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The Fleurieu Peninsula is located directly south of Adelaide, and juts out into the Gulf of St Vincent. The entire Fleurieu Zone encompasses regions such as McLaren Vale to the north, and Kangaroo Island to the west. But for our purposes, references to the Fleurieu Peninsula the southern-most part, also known as Southern Fleurieu, rather than the entire GI Zone.
Southern Fleurieu joins McLaren Vale and the Adelaide Hills to the north, and Currency Creek to the east, with Kangaroo Island just a short ferry ride to the west. Just like its neighbour to the north, Fleurieu Peninsula is a breathtaking combination of gently rolling hills and stunning ocean views.
It is seen as an emerging wine region, but like so many others in South Australia, Fleurieu is steeped in viticultural history. In recent years, Fleurieu has begun to step out of the shadow of McLaren Vale, and take its own spotlight as a premium wine producing region.
Despite being surrounded by water on three sides, the Peninsula's climate is still considered Mediterranean, albeit with a strong maritime influence. It has relatively warm summers, moderated by cooling sea breezes from the Gulf, giving the region a long, and relatively stable growing season. This is important for achieving good ripeness levels, whilst retaining natural acidity. Because of this strong maritime influence, Fleurieu Peninsula is considered a cool climate region, especially compared with most other South Australian wine zones.
The altitude for the region is quite low - only about 200m above sea level - but the undulating hills and varying topography create a range of microclimates, with differing aspects and proximities to the coast. This creates diversity in the various wines produced, as well as allowing growers and vignerons to plant a range of varieties based on site.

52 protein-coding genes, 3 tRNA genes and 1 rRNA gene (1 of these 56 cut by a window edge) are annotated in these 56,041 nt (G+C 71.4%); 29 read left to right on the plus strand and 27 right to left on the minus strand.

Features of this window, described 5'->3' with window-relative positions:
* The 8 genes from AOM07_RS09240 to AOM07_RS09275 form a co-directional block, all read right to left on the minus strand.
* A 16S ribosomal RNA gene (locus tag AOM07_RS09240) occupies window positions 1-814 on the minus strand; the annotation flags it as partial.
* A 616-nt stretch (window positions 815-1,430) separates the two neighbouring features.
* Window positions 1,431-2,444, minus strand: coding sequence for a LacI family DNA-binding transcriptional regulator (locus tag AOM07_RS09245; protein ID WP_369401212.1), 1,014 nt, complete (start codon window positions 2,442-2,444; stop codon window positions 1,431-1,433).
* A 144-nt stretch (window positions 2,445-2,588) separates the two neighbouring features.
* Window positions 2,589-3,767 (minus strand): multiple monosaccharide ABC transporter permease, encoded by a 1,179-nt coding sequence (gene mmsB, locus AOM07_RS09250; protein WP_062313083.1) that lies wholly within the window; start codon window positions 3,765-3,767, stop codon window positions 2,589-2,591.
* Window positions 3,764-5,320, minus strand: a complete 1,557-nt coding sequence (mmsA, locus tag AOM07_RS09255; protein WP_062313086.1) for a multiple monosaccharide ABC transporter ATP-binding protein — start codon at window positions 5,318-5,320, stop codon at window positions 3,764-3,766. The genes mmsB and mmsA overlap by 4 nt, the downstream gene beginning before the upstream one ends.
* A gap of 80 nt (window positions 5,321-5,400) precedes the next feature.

The soils throughout the peninsula are mostly sandy to clay loams over limestone subsoil, or buckshot gravel also over limestone. Both of these soil types support moderate vine growth, and are well suited to viticulture.
The most widely planted varieties throughout the Southern Fleurieu are Shiraz and Cabernet Sauvignon, with a good representation of Pinot Noir and Chardonnay too. Shiraz produced here tends to be fragrant and elegant, with characteristic spice and a medium to full body. Similarly, Fleurieu Cabernet is on the more medium bodied end of things, with an attractive mix of gently herbaceous, tobacco characters, and red and black berry flavours. The tannins are fine and supple, though in cooler years ripeness levels can be an issue.
Being a cooler climate region, Southern Fleurieu is well suited to the production of premium Pinot Noir and Chardonnay. In fact one of the premium Pinot vineyards, Foggy Hill, is found here and produces highly sought-after, complex and elegant wines.
Southern Fleurieu also grows and produces a range of alternate varieties with great success. Gruner Veltliner, Viognier and Savagnin all produce wonderfully balanced, cool-climate styles. The Fleurieu Peninsula is certainly a region on the rise, and one to keep a close eye on.
It is important to note that while many producers use fruit from the Fleurieu Peninsula, their wineries tend to be in other nearby regions, such as McLaren Vale or Adelaide Hills. There are only a handful of producers, such as Salomon Estate, that are based on the Peninsula.